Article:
Agua Caliente Band of Cahuilla Indians
has rights to groundwater, Ninth Circuit confirms

PALM SPRINGS, CA - The U.S. Court of Appeals for the Ninth Circuit on Tuesday, March 7, 2017, upheld a 2015 lower court decision that the Agua Caliente Band of Cahuilla Indians has a right to groundwater in the Coachella Valley - a right that the federal government set aside for the Tribe when it created its Reservation in the late 1870s.

"The Ninth Circuit's decision today validates the Tribe's work to protect and preserve the Coachella Valley's most important natural resource," Tribal Chairman Jeff L. Grubbe said. "This is another critical step toward how water will be responsibly managed in the future."

The three-judge panel affirmed the lower federal District Court's partial summary judgement in favor of the Agua Caliente Tribe and against the Desert Water Agency and the Coachella Valley Water District in the first phase of a lawsuit over the Tribe's water rights.

"Because the United States intended to reserve water when it established a home for the Agua Caliente Band of Cahuilla Indians, we hold that the district court did not err in determining that the government reserved appurtenant water sources - including groundwater - when it created the tribe's reservation in the Coachella Valley," the opinion states.

This most recent ruling affirms what Agua Caliente has sought from the water districts for over 20 years, which is recognition of its legitimate ownership interest in groundwater in the Coachella Valley and its interest in responsible management of the aquifer's condition.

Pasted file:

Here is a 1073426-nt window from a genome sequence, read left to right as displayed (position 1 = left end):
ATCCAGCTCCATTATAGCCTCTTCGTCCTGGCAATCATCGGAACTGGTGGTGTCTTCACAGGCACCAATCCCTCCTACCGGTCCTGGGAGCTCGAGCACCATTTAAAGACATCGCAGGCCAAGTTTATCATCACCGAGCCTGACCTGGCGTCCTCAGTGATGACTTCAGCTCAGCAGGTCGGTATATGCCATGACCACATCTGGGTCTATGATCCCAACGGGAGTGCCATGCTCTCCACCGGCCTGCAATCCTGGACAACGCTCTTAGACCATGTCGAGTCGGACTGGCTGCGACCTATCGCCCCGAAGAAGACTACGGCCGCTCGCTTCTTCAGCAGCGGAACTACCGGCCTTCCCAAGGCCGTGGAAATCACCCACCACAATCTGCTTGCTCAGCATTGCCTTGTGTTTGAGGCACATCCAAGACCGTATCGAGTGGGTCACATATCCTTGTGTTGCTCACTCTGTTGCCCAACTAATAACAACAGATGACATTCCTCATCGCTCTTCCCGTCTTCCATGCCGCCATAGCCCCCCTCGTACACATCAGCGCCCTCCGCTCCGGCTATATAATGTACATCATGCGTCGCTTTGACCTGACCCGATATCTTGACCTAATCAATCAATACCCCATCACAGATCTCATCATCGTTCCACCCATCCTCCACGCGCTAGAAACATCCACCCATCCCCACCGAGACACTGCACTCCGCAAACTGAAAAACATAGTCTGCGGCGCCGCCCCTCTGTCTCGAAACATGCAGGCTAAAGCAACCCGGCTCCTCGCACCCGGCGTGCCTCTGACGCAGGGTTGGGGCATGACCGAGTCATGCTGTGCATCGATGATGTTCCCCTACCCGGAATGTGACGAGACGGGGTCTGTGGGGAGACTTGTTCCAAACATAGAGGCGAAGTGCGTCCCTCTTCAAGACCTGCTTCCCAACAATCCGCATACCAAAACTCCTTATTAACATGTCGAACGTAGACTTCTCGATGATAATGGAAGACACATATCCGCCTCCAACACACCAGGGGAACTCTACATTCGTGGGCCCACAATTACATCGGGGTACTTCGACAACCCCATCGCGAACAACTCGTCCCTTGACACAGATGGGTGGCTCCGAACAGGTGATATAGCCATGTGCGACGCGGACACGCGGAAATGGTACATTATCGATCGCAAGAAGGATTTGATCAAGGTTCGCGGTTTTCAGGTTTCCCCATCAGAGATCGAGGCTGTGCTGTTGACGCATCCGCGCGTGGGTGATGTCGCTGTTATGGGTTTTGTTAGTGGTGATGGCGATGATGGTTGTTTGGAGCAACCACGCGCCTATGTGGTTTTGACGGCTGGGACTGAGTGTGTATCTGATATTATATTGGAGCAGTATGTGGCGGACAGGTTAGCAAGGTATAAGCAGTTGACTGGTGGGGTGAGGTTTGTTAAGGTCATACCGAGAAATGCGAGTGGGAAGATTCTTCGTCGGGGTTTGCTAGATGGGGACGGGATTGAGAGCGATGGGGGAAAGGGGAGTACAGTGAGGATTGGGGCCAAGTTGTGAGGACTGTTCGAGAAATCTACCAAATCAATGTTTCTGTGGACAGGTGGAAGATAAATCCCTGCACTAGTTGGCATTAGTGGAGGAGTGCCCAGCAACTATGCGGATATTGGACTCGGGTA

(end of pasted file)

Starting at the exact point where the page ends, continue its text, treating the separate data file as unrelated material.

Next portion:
Groundwater in the Coachella Valley aquifer is currently managed by local water districts, including Desert Water Agency and Coachella Valley Water District. For years, the rate of the water drawn from the aquifer has depleted natural levels, which is known as "over-drafting" of the aquifer.

In addition, the rate of use has meant that the natural replenishment cycle has not been able to return enough water to match historic water levels. In turn, water districts began importing low-quality water from the Colorado River to replenish the water levels in the aquifer. Instead of pre-treating this water, the water districts put the water, as is, into the aquifer, which has significantly degraded the quality of the natural groundwater.

"These practices are not acceptable for long-term health and viability of the Coachella Valley water supply," Chairman Grubbe said. "We called out this detrimental practice and brought it to the attention of the water districts over and over for years but were repeatedly ignored."

Agua Caliente Band Of Cahuilla Indians

About the Tribe: The Agua Caliente Band of Cahuilla Indians is a federally recognized Indian Tribe located in Palm Springs, California, with 31,500 acres of reservation land that spread across Palm Springs, Cathedral City, Rancho Mirage and into the Santa Rosa and San Jacinto mountains. The Tribe currently owns and operates two 18-hole championship golf courses, the Spa Resort Casino in downtown Palm Springs and the Agua Caliente Casino Resort Spa in Rancho Mirage. For more information about the Tribe, visit:

Click here to view the Ninth Circuit's decision.

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